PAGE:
You can have an event where you might get that success but actually you are making your life and everyone else’s more complicated and stressful, so I think to enjoy the industry you have to appreciate and try and make that time less stressful. You spend more time planning an event than the actual event itself. After a wild you see more or less most things that go wrong and that experience makes the difference because from that you can see that it won’t happen again. We did a car roadshow and we couldn’t get the cars in because of the weight over the bridge, we checked the weight of the car which is fine but we hadn’t taken into account the truck, we managed to sort it but it didn’t happen again. Time to plan events will get less because you’ll already know all the answers so things will get slicker.
Speaking of things going wrong, what do you thing is the worst thing about the events industry?
I think it’s an amazing industry, there are things that still need to be worked on such as stress management. I’ve seen people go off sick because of this. I think it’s an industry open to caring about staff and it’s not exactly cut throat but more needs to be done regarding the stress. The people that do well are the ones who can manage their stress levels. I don’t think it’s a bad side and it’s still better than other industries. I don’t think there is anything more dramatic than that.
Do you think the industry has changed quite a lot since you started?
When I started out social media didn’t exist, which makes me feel mega old, so the nature of what’s required at events had changed quite dramatically. Digital is part of an event whether you plan it or not people will be taking picture and using their phones. Budgets have also massively changed and there was a golden era before the recession where people would spend silly amounts of money on stuff and everyone did it. Everyone made good margins at every level and as the recession kicked it the whole industry had to reduce the money they’d make on any job and become more cost aware. Most clients had enough money to spend on whatever. Whereas now I’ll see a brief and have to say it won’t be done for that, you need to change the brief or the budget.
I have to agree with social media, I live for it haha. So your starting up your own thing “No More Ifs or Buts” so tell us more and what the future holds for you?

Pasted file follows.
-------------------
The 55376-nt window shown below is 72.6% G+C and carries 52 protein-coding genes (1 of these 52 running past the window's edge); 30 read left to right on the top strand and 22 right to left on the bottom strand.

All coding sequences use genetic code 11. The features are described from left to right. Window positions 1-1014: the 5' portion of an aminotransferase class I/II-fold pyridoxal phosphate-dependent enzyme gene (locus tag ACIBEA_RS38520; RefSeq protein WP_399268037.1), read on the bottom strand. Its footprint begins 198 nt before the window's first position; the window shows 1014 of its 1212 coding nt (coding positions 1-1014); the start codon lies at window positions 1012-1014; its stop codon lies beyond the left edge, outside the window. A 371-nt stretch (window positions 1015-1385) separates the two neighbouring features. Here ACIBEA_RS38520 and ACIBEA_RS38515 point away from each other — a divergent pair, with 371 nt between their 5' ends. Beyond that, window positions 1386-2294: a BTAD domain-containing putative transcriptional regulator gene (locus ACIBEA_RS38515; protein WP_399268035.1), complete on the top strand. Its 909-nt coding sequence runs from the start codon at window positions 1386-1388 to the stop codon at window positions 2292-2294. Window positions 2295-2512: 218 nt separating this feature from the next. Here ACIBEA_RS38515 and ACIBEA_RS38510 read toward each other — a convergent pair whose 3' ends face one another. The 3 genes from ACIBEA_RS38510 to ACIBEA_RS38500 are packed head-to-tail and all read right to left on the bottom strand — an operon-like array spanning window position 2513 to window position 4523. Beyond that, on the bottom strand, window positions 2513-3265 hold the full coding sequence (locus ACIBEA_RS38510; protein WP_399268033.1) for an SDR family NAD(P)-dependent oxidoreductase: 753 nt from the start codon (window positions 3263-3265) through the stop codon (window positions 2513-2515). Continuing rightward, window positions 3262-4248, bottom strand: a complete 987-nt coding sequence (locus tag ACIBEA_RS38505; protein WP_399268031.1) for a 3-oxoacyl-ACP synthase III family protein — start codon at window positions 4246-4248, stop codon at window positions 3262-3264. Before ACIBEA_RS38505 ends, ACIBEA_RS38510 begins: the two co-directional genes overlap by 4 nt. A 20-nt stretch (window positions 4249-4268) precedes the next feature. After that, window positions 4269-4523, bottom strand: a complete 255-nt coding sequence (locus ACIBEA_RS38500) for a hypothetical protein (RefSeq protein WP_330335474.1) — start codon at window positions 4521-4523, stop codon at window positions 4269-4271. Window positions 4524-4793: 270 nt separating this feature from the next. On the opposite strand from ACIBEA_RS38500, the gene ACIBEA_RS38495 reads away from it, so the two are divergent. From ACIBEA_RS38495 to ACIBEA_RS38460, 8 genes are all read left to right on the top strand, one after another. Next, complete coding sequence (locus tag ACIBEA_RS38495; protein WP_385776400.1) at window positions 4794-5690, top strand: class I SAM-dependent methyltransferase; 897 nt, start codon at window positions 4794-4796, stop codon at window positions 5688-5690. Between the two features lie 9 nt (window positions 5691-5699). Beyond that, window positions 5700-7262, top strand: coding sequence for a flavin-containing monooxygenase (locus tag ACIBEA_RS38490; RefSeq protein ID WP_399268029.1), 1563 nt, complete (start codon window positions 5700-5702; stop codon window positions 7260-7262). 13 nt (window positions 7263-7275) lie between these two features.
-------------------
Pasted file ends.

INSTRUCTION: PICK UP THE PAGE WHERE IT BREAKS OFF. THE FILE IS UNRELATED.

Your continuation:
I realised towards the end of Sledge that the two things I was passionate about making sure were done well were people and processes. Processes are a massive part of running a successful event but also a massive part of running a business and as I’ve alluded to I’m a big believer in making people’s lives easier and making them happier in doing whatever they are doing as well. I got really interested in coaching and the ability to help people achieve goals. I’ve been in this situation where I’d achieved quite a lot quite young and I wanted to help other people do that. Actually, help people who had those things they were aiming for and help them gain the confidence to do it and also manage stress in a way that could be managed out before the need for sick leave or a counsellor. So for me “No more ifs or buts” came out of a focus on wanting people to achieve stuff. Whether it’s a business or a person and a more supportive technique than saying it’ll get better. The people I’m working with at the moment are people in the events industry as they are the people I know but I’m hoping it will expand out, but for now that’s where I’m focusing my time as I know the struggles as a business owner but also as an individual in the industry. I’m really keen to help people realise coaching is as accepting to pay for as a physical trainer because it’s exactly that but for your mental health, everyone should have someone to ask about their career and bounce ideas off.
I think there is a great element to paying someone for that kind of advice as it’s not the same a friend who looks to just be supportive but you also get a measure of constructive criticism that you might need to push you forward. It sounds wonderful and I wish you the best of luck.
Yeah it’s someone your accountable too. Like a personal trainer at the gym, because you’re paying for it and you’re making a commitment to another person who’s going to ask you how it’s going on.
Finally, what is it you do to relax?
Sometimes a lot of gin…. Haha, also just normal life. Going to the pub with friends or phoning someone you’ve not had chance to, realising there is a normal world around me.
You can find Laura on Twitter here: